4.) Pres. Obama likely undergoing intensive speech therapy to deal with GOP — After almost two solid years of saying yes to every piece of crappy Democratic legislation that came across his desk, Pres. Obama may soon start saying “no” to things. “The president doesn’t shrink from a fight,” a White House official who was too scared to be identified told The Hill, which adds that “The president has not vetoed any legislation during his time in office with a Democratic majority, though he did pocket veto two bills with little fanfare.” According to some college professor in California, Obama is “likely to adopt the Western Union approach to using the veto, that is, sending a message to the new political opposition that this president still has game.” However, it’s hard to imagine what Obama will veto if a revived GOP keeps its promise not to burn money in the money pit, like it did last time it was in charge of anything. Will he send the bill back with the words “SPEND MORE $$$” written in red along the top?
5.) Gallup poll diarrhea-inducing for Democrats — A Gallup/USA Today poll released Sunday has sent Democrats running for their Loperamide supply. The poll “finds 52% to 55% of likely voters preferring the Republican candidate and 40% to 42% for the Democratic candidate on the national generic ballot — depending on turnout assumptions. Gallup’s analysis of several indicators of voter turnout from the weekend poll suggests turnout will be slightly higher than in recent years, at 45%. This would give the Republicans a 55% to 40% lead on the generic ballot, with 5% undecided.” More context: Obama’s approval rating is currently 45%; according to Gallup, “Presidents whose approval ratings have been below 50% have suffered an average loss of 36 House seats in midterm elections since 1946.”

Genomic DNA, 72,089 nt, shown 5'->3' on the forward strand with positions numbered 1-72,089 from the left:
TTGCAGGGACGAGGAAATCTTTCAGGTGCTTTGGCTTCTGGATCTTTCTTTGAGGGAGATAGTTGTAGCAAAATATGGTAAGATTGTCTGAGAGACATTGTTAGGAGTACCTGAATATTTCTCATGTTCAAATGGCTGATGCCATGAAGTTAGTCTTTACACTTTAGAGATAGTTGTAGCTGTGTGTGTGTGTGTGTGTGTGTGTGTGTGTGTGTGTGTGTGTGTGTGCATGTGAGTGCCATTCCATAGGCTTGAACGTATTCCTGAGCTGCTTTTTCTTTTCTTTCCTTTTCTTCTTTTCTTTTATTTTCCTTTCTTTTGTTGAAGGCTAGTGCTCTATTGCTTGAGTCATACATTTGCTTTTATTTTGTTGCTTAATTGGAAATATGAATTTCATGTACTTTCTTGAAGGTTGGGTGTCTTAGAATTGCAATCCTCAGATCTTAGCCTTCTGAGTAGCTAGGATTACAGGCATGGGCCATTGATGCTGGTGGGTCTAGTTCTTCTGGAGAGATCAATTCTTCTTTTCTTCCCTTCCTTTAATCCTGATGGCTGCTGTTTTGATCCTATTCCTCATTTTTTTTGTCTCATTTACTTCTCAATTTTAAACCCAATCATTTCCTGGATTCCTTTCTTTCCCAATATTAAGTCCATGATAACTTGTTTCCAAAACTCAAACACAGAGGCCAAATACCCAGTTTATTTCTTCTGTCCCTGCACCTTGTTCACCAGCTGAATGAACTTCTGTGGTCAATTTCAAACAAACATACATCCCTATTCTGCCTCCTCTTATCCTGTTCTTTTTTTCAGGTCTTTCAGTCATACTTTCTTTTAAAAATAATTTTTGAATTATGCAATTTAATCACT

6.) Federal government’s new chief concern is cyber-bullying — Last week we told you that the Department of Education’s Office of Civil Rights sent a memo to college associations reminding them that bullying is oftentimes more than bullying; that oftentimes saran-wrapping someone to his bed or coating his toothbrush in Orajel or filming him doing secret things in the dorm is actually a violation of his civil rights–especially if he is a different color, gay, or a woman. Now the FCC is getting in on the game, according to Ars Technica. “The Federal Communications Commission plans to circulate rules by the end of this year that will tell schools that get federal cash for computer and networking gear to comply with various child-protection measures included in the Broadband Data Improvement Act,” Ars writes. “The law orders these schools to ‘educate minors about appropriate online behavior, including online interaction with other individuals in social networking websites and in chat rooms and cyberbullying awareness and response.'” Maybe after we have rolled all the children everywhere in bubble wrap and locked them in individual self-esteem-boosting hyperbaric chambers, we can get around to teaching them how to do algebra?